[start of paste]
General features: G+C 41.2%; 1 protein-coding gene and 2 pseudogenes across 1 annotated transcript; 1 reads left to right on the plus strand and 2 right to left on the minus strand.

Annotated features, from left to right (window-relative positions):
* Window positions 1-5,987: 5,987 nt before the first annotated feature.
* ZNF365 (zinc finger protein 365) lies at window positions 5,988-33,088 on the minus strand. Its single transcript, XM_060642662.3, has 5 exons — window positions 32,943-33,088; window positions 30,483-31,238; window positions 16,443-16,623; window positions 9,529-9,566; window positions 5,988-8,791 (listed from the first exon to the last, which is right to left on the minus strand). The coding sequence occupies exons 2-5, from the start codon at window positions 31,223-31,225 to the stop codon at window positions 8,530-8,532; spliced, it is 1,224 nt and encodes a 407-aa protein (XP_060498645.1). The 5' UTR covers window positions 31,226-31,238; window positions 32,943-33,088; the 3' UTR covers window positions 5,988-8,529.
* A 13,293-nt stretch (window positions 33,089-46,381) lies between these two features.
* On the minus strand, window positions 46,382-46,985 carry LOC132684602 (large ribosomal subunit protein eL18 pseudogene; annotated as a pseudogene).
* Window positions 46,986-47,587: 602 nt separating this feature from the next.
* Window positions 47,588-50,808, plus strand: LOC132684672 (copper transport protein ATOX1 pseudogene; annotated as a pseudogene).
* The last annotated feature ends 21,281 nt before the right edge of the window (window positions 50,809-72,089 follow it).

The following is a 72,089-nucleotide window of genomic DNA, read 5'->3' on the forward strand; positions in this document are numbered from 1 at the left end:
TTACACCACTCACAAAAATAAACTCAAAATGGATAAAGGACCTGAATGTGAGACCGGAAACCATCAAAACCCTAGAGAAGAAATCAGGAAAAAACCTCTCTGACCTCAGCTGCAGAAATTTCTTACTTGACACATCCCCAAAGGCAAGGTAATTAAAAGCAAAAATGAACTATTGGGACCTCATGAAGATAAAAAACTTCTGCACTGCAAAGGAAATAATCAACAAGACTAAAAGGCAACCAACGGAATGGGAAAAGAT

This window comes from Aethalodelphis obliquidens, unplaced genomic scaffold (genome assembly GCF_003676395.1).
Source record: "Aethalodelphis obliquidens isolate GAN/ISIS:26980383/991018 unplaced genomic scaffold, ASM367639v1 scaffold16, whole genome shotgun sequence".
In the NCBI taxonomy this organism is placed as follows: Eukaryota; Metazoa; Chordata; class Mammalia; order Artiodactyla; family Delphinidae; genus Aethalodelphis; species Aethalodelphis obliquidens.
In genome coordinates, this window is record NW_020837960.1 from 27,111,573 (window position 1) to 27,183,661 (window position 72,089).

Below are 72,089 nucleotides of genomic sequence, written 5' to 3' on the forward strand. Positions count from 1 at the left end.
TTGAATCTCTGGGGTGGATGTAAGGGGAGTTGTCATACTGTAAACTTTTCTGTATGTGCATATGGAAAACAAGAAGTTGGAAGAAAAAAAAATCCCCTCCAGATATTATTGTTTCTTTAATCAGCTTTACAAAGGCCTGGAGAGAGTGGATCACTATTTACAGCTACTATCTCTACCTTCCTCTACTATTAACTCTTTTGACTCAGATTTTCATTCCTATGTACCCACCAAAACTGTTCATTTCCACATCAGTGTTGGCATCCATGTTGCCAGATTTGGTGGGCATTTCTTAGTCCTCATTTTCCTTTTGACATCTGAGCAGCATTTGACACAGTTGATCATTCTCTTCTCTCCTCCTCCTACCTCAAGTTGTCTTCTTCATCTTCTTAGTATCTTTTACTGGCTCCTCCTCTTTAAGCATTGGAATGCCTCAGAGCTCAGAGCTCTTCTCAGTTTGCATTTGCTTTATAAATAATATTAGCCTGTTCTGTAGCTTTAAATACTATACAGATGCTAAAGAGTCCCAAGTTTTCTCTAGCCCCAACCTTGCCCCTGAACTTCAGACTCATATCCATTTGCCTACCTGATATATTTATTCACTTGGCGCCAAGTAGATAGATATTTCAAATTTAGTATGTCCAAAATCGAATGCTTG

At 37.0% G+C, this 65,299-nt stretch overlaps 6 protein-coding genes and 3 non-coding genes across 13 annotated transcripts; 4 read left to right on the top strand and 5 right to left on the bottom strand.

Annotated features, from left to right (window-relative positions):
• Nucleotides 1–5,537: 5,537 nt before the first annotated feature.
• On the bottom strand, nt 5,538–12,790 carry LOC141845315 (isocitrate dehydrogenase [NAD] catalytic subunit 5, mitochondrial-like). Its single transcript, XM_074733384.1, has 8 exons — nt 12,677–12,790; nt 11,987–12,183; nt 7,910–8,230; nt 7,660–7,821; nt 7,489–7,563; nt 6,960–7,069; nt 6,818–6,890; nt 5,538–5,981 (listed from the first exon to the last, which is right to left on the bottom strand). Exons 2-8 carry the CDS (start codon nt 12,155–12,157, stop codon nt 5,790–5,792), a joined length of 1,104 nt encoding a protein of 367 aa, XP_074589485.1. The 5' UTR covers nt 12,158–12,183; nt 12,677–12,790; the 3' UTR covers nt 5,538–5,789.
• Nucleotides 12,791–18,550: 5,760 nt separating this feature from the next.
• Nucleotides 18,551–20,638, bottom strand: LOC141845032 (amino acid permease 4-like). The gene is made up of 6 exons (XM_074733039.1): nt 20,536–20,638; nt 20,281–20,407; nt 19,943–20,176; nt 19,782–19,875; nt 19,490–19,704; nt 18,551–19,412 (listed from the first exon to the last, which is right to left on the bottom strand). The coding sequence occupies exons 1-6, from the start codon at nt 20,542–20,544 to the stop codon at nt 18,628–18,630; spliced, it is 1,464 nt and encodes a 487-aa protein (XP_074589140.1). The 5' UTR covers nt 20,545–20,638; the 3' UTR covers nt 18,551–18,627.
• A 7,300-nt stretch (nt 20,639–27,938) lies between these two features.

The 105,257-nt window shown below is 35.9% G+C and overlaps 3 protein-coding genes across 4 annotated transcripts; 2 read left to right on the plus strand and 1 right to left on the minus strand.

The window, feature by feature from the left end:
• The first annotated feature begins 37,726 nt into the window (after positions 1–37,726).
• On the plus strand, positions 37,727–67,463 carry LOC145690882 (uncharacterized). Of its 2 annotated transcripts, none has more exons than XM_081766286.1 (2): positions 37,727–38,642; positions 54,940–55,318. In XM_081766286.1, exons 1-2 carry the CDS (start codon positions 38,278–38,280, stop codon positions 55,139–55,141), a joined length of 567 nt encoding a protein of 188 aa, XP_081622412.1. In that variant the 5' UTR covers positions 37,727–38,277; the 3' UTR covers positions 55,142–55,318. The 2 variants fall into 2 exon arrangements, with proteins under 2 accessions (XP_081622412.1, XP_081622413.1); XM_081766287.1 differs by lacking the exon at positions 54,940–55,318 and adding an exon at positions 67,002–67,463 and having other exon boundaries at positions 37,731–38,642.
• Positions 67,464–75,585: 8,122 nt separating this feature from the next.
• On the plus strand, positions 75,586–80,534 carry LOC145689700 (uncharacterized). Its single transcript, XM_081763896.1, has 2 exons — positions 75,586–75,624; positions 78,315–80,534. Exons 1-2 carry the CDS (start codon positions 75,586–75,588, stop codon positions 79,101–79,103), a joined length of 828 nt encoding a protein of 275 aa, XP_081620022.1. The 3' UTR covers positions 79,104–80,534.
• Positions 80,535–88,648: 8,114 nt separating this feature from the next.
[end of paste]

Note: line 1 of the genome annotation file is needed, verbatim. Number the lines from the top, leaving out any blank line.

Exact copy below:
General features: G+C 41.2%; 1 protein-coding gene and 2 pseudogenes across 1 annotated transcript; 1 reads left to right on the plus strand and 2 right to left on the minus strand.